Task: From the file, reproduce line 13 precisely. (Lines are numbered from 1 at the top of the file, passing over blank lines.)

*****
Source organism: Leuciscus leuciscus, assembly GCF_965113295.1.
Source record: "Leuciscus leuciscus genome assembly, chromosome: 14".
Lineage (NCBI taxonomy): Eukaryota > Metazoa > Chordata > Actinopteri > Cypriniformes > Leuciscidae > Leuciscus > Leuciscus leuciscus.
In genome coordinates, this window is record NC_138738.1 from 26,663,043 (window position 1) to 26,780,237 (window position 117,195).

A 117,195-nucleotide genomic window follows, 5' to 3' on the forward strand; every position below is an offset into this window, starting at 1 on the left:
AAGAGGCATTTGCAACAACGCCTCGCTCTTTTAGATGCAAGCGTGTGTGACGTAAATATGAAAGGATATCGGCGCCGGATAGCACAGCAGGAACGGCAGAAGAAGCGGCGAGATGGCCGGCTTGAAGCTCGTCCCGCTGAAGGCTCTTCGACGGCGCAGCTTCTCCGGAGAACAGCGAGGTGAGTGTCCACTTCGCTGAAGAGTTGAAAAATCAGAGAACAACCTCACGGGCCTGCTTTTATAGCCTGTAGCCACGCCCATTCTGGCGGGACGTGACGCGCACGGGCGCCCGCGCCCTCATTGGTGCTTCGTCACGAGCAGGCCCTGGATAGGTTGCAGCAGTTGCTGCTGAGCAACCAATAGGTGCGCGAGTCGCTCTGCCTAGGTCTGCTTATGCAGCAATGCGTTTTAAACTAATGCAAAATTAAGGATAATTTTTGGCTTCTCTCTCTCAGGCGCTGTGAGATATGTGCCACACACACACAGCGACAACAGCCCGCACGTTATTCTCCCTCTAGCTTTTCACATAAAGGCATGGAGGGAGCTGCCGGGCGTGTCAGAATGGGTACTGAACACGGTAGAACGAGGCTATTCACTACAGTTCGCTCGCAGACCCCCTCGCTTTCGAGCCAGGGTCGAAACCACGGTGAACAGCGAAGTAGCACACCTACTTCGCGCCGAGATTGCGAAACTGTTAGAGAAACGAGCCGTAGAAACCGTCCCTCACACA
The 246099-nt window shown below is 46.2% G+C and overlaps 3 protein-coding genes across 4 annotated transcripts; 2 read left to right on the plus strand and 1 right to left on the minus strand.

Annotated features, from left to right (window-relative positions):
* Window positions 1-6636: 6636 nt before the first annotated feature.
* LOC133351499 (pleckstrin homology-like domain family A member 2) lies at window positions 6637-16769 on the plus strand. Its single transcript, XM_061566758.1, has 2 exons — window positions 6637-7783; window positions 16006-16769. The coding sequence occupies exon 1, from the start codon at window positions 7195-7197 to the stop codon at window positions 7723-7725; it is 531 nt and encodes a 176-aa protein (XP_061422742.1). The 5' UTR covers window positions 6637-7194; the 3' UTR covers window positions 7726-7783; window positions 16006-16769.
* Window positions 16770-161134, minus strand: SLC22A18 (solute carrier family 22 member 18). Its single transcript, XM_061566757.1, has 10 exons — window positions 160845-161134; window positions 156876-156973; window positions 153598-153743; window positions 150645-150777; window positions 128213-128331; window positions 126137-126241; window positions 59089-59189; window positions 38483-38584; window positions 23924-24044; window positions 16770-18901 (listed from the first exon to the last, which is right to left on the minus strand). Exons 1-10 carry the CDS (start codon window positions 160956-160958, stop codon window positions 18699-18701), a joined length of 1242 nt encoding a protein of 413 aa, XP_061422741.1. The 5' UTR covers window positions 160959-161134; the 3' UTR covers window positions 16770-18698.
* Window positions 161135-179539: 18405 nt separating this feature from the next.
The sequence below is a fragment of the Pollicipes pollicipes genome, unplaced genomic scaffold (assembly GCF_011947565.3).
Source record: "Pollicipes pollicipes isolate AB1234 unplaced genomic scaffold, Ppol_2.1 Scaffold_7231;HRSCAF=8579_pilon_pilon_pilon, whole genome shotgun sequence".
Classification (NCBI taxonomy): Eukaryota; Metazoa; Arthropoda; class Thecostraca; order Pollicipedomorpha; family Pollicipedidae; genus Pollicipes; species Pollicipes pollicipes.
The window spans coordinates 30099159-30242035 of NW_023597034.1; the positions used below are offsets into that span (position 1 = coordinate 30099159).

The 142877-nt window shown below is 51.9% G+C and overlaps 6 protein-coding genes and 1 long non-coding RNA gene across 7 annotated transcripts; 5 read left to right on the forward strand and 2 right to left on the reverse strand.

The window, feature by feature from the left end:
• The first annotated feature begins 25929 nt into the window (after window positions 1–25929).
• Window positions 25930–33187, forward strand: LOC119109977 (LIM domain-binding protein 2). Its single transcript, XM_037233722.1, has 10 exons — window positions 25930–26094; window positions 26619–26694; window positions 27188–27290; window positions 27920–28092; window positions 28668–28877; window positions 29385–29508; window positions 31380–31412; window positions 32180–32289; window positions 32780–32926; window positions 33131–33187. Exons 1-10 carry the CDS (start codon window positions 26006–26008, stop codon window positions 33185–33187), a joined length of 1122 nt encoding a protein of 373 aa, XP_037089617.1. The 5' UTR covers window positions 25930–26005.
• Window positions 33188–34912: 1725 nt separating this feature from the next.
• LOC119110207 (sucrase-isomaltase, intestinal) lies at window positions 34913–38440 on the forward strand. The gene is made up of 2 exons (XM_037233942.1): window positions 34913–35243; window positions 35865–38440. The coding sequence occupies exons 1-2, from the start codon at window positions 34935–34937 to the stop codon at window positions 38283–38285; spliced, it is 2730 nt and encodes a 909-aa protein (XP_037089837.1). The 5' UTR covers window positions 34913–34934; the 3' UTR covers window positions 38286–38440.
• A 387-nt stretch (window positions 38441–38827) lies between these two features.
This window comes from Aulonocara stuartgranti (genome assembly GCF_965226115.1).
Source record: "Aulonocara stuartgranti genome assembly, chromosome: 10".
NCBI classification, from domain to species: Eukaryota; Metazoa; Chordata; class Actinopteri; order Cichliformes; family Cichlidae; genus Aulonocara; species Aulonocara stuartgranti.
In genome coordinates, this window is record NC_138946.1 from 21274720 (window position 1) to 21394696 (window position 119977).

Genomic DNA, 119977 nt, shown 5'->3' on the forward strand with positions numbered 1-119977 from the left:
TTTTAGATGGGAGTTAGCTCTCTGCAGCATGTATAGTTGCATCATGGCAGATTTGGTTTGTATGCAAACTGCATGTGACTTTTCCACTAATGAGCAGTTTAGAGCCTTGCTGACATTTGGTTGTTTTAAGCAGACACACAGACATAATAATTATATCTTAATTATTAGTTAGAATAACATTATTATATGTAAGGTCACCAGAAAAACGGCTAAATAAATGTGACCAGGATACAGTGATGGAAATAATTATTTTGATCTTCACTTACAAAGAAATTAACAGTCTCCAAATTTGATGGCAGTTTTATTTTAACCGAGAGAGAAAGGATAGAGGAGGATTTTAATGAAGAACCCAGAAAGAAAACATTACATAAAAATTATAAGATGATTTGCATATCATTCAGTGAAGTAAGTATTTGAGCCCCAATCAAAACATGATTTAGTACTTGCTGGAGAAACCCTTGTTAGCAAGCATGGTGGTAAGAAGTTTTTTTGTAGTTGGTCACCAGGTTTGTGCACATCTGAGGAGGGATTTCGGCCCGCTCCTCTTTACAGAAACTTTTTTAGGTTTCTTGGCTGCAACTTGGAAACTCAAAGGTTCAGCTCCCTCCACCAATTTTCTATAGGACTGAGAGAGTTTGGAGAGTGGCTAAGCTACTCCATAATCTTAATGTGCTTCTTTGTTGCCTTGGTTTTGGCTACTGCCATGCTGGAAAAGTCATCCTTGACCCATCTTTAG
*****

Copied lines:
The sequence below is a fragment of the Pollicipes pollicipes genome, unplaced genomic scaffold (assembly GCF_011947565.3).